On our journey westward following (as closely as we could) the Canal du Midi toward Capestang, near Nissan-lez-Ensérune we went looking for the famous Malpas Tunnel (first in the world) that Pierre-Paul Riquet risked constructing while building the Canal. The story goes that when work was halted because of the hill and slippery rock it contained, Riquet had his men construct the tunnel while he went to Paris to "persuade" the king to let him build it. By the time the king sent people to check, the tunnel was already finished, and was a wonder at the time, being the first one constructed in this way. Riquet had outsmarted those who tried to stop him (because yes, there were political intrigues back then, too).
We love to visit ruins, and particularly Gaelic and/or Roman ruins, so when we realized we were so close to the Oppidum D’Ensérune/Village Gaulois D’Ensérune, a Gaelic site, we had to stop. The ruins are interesting because they are so high up above the plain, so well preserved and the site was continuously lived on from 6th century BC (CE) to 1st century AD (ACE), over 700 years, by the Celts. A beautiful spot, my imagination went wild thinking about
what the surrounding area and the village nestled up on this high pedestal must
have looked like in Gaelic times. It’s a bit desolate up here now among the ruins, but it must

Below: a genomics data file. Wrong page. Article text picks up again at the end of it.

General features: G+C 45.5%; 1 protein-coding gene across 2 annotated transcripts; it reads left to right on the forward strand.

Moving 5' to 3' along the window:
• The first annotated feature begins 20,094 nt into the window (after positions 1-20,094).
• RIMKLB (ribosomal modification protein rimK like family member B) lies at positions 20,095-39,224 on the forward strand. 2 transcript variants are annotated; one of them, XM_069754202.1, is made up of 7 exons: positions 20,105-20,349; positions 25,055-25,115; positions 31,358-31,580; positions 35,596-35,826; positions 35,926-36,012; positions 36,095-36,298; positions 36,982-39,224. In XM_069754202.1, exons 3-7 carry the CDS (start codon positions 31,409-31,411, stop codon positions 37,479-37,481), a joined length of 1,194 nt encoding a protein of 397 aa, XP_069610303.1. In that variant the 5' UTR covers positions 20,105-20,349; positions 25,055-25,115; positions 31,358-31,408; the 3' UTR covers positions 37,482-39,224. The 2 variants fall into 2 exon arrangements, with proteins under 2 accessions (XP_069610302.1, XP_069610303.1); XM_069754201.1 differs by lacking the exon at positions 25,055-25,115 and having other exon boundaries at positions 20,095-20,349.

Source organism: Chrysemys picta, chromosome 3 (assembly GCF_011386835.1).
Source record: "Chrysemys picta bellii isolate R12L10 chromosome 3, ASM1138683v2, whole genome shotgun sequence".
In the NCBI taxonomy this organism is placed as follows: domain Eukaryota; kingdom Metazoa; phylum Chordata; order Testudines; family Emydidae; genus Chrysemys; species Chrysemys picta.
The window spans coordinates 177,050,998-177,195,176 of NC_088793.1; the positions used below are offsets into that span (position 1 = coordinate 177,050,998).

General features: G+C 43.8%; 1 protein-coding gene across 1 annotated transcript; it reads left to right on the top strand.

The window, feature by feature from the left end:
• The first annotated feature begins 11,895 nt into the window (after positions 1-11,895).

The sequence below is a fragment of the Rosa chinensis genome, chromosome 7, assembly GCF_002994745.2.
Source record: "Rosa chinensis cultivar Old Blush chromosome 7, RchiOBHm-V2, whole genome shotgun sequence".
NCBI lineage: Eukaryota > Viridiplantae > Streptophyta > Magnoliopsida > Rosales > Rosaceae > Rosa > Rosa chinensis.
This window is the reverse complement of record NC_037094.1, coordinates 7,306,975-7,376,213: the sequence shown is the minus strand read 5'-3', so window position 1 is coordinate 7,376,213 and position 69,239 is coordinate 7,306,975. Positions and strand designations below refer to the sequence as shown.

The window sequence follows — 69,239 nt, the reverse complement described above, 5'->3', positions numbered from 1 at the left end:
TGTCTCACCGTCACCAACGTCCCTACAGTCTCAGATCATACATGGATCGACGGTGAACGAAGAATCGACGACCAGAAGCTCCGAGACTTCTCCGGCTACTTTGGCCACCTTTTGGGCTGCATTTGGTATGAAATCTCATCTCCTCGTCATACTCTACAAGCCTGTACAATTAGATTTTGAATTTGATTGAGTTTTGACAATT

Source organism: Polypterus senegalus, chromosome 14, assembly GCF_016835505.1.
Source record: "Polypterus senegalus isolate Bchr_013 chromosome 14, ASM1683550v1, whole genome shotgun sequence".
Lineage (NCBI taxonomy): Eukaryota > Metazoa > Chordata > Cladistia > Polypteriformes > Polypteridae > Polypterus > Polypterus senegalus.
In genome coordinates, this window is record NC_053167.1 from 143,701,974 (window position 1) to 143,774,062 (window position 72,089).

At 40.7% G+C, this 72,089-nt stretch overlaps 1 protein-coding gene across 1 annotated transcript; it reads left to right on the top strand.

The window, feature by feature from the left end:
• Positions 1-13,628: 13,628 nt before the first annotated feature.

have been beautiful back in the day, because there would have been more trees
|Le Tunnel Malpas
|In the tunnel, with our little one showing size, LOL
|If you click on the image you can read the English description in the middle
|Some of the ruins we saw
|More ruins, over two thousand years old...
|A view from on high
|The field of storage "pots"
|The Montady "Pond" L'Etang de Montady
|To give an idea of the immensity of this circle my hubby and our little guy
L'Etang de Montady (Montady Pond) which existed back in the Oppidum's day, but was more a lake/swamp. The ground is very fertile even now, and this is what has been done to best use it's resources. It is impressive to see the huge round “wheel” of farmland that draws the eye to it like a homing pigeon to its coop. So vast, so colorful, and so utilitarian.
Missed some of my A to Z 2019 posts? Well look no further...